Wednesday, June 1, 2011

Jumping in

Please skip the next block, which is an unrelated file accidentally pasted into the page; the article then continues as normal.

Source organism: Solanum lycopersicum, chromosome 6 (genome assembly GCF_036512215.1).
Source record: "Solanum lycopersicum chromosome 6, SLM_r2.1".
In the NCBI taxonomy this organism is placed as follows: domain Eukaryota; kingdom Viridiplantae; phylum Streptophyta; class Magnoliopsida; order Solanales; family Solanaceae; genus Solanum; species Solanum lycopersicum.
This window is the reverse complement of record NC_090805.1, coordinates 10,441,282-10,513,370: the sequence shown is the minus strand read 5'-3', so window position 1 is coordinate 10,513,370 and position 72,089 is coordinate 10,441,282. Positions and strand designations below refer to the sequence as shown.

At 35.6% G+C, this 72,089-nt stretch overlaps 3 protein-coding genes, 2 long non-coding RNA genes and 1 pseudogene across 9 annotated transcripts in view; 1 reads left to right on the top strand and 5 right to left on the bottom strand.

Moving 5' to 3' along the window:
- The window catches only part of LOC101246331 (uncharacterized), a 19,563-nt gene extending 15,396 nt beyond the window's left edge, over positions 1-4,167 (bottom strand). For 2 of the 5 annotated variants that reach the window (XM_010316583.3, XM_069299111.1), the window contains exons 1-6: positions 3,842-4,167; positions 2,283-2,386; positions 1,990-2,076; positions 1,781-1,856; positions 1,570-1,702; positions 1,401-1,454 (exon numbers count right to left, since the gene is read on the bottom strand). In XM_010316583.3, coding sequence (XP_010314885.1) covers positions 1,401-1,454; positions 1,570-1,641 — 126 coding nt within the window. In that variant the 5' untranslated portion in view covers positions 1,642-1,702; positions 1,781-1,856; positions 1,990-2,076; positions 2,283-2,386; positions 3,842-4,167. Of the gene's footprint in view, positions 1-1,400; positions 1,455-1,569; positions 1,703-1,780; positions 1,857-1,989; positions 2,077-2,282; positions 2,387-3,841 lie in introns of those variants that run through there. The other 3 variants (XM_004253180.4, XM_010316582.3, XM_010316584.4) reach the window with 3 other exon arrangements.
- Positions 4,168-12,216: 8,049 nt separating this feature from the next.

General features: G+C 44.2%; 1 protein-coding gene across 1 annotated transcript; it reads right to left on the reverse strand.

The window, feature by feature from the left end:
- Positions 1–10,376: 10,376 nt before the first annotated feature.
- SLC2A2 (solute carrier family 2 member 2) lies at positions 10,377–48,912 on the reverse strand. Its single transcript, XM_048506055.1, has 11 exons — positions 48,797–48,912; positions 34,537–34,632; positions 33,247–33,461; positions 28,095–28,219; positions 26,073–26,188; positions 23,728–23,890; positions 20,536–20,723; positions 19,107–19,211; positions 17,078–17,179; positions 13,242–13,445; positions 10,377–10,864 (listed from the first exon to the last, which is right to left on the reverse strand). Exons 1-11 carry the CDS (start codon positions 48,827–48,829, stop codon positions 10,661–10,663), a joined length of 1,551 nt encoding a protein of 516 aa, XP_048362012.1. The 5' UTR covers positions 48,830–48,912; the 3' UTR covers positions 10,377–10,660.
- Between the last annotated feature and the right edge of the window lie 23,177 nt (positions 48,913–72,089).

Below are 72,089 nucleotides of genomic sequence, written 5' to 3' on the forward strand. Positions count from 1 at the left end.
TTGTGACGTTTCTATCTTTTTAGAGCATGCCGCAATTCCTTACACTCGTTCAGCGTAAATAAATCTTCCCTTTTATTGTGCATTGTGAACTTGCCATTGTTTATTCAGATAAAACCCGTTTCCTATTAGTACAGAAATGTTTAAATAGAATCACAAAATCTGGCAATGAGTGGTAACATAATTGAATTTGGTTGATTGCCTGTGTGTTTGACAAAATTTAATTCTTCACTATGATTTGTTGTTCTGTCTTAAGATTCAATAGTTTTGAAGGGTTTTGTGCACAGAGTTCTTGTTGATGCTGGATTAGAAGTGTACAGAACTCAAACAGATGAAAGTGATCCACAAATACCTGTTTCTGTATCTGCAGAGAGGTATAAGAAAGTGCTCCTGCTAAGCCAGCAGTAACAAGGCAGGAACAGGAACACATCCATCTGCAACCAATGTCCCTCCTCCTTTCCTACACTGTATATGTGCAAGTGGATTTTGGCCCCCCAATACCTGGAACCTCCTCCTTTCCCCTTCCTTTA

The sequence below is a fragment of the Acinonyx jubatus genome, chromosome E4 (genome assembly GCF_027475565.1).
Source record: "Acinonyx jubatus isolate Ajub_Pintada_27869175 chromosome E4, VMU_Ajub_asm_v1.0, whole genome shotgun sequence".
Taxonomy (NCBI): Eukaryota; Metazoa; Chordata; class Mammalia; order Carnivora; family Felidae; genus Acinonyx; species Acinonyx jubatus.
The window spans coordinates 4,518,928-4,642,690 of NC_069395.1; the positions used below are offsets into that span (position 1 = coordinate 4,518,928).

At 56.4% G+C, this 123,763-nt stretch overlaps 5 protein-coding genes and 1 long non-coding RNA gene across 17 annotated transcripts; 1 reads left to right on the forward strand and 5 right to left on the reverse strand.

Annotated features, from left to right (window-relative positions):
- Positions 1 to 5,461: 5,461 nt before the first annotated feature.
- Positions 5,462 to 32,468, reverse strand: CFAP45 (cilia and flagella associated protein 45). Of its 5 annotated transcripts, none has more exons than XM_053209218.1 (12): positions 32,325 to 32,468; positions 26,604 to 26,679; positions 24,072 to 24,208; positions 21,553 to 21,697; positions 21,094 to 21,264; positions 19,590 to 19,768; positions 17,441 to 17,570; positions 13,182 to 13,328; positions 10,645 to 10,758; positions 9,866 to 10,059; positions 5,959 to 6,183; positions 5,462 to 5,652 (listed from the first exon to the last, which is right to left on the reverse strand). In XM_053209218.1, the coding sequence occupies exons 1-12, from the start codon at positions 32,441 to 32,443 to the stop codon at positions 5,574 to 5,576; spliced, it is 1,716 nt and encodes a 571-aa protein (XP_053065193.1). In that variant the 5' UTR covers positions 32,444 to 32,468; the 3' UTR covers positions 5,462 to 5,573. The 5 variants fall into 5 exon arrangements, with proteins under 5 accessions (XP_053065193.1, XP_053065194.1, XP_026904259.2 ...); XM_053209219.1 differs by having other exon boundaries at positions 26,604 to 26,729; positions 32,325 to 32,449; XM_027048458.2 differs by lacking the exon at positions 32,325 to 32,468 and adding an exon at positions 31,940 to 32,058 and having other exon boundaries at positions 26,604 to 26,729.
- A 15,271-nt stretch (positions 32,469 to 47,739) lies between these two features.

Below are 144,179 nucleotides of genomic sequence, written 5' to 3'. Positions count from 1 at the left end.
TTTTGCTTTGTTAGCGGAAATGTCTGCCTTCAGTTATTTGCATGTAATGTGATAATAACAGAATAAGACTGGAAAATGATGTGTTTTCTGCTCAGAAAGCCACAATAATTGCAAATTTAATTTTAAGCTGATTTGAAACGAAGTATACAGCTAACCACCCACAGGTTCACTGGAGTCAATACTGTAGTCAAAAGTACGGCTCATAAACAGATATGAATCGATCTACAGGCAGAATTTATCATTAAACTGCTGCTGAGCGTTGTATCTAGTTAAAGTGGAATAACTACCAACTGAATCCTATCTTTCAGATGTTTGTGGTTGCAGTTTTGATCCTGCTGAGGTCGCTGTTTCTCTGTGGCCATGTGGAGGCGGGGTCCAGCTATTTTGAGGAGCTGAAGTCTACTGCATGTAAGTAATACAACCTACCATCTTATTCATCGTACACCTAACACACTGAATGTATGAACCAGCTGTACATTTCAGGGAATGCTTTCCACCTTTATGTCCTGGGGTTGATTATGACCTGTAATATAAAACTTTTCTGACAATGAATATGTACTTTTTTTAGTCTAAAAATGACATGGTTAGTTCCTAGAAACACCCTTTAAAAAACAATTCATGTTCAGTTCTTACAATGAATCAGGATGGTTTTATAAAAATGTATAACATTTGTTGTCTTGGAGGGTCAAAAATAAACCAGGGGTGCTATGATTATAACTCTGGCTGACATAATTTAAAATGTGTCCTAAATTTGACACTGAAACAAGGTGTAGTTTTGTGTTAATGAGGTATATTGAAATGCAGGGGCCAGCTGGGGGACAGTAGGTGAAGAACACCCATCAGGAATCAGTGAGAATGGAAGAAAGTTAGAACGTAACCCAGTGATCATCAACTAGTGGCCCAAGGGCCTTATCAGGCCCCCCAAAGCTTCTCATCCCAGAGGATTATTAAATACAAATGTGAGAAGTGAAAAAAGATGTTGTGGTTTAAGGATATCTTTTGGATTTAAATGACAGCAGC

I have spent nearly 7 years living with my parents as an adult child/caregiver in the home I grew up in many years ago. In this blog I will attempt to relay some of the joys and heartbreaks of those years of caregiving, as well as offer encouragement to those who are also in the place I find myself. As an adult child, the only daughter and youngest of four, when it came time to care for my parents, the task fell to me. They had always said they wanted to remain in the home they had built themselves (literally) and I was willing to support that desire. My parents did not ask for help; however, on my visits twice a year from my home in Kansas to their home in California, I found that my mother was slowly fading into some sort of dementia and needed compassionate care that my father could not provide despite his deep love for his wife of nearly 68 years. Each trip it was harder to leave them and eventually, during my summer visit in 2004, I made the decision to return to California and help them. My father, the stubborn self-reliant person he's always been, said he didn't need my help--he had everything under control and could handle mom just fine, but if I wanted to move home I could always come back. When I drove away that final time before my move, my mother was confused, but still quite functional--walking, talking, eating meals at the table with Dad or the family, visiting on the phone with friends. Two weeks before my move I received a phone call from my eldest brother telling me that Mom was in the hospital. She had become dehydrated and Dad had called 911. Mom spent two weeks in the hospital, malnourished and morbidly dehydrated. October 1, 2004, I arrived home the day she was transferred to a convalescent/rehabilitation facility, an invalid with a feeding tube. It was here she first got her diagnosis of Lewy Body dementia; however, her doctor continued to insist she had Alzheimer's Disease, prescribing medications that worsened or accelerated her condition. My parents needed all the love and compassion I could give, working along side my father so he didn't feel like I was taking away his sense of control, while stepping up to meet Mom's needs. That was the beginning of a life-changing commitment that I continue in today. This blog will grow with current reflections of life today with Dad, now 95, and memories of those early days of my life as a 50-year-old with my mid-80s parents, one stubbornly independent and the other fading into Lewy Body dementia.